The latest Monthly Hydrological Summary for the UK, for August 2008, is published today. The Monthly Hydrological Summaries are published as part of the National Hydrological Monitoring Programme, operated jointly by the Centre for Ecology & Hydrology and the British Geological Survey.
The August introduction reads, "The autumnal conditions which characterised much of late July continued through a notably dull, windy and wet August. The UK as a whole registered its 4th highest August rainfall since 1962; for Northern Ireland it was the wettest August on record. Seasonally very wet soil conditions encouraged exceptionally high runoff rates (for August) and, locally, some unusual late-summer aquifer recharge was reported.
"Contrary to the normal seasonal pattern, reservoir levels increased modestly through the late summer and overall stocks for England & Wales are, clearly, the highest on record (in a 21-yr series) for early September. Flood events (both flash and fluvial) were widely reported with particularly exceptional flows in parts of Northern Ireland and Fife. A significant proportion of index rivers registered new maximum August flows (and runoff totals). August groundwater levels in most index wells were above, to well above, the late summer average. A second successive notably wet summer has made for a very healthy water resources outlook but, entering the autumn, many catchments are very vulnerable to further rainfall − with a high short-term risk of more flooding and the prospect of an extended 2008/09 flood season.”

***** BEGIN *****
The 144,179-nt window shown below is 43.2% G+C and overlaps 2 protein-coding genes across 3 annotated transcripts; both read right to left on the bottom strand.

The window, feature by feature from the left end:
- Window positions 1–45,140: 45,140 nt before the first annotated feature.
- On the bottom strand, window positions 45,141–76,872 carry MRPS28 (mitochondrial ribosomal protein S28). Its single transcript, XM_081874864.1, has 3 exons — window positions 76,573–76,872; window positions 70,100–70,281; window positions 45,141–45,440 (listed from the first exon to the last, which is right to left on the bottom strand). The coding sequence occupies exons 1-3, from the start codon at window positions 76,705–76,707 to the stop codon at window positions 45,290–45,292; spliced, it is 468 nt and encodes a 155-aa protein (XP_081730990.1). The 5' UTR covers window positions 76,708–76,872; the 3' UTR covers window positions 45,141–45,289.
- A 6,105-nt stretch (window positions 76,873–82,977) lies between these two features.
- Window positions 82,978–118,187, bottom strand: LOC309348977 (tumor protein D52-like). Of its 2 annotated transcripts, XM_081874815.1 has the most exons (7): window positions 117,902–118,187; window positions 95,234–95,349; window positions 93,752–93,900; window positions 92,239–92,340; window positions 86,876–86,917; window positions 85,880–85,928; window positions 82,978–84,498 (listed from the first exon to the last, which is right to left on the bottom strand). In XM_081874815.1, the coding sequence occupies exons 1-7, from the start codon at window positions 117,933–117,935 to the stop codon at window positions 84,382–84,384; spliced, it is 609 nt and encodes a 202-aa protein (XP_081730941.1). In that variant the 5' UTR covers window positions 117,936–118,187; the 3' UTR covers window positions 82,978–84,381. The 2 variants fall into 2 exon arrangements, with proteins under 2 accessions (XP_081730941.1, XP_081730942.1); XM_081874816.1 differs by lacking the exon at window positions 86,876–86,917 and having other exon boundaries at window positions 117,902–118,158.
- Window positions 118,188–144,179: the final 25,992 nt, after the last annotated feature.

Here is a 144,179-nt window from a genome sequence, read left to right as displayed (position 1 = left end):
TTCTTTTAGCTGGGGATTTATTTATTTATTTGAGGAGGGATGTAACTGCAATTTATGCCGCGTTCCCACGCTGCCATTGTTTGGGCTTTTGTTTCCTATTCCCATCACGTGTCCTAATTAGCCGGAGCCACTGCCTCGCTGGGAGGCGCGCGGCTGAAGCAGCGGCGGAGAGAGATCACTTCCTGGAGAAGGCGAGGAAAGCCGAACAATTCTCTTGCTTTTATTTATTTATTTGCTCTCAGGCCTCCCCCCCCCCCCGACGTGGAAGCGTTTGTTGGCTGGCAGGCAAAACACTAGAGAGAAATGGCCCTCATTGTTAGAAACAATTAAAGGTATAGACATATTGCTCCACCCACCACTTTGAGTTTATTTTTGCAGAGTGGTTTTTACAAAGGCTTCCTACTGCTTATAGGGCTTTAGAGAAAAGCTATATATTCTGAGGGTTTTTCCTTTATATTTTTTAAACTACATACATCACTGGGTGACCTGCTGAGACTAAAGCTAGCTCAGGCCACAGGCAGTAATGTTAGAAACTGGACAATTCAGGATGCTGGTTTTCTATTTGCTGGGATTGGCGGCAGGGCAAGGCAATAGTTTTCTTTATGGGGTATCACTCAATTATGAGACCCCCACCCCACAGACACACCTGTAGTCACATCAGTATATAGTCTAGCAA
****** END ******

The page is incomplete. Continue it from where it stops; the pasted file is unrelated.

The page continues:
Media enquiries about this work should be directed to the Centre for Ecology & Hydrology press office.
Downloadable pdf file: August 2008 Monthly Hydrological Summary PDF
BBC Online - Wettest Weather? - 11 September 2008 - BBC Home Editor Mark Easton discusses the August Summary in his blog
The Monthly Hydrological Summaries assess contemporary hydrological conditions and water resource status across the UK.
The National Hydrological Monitoring Programme was set up in 1988 and relies on the active co-operation of the Environment Agency, Scottish Environment Protection Agency, Rivers Agency (Northern Ireland) and the Met Office.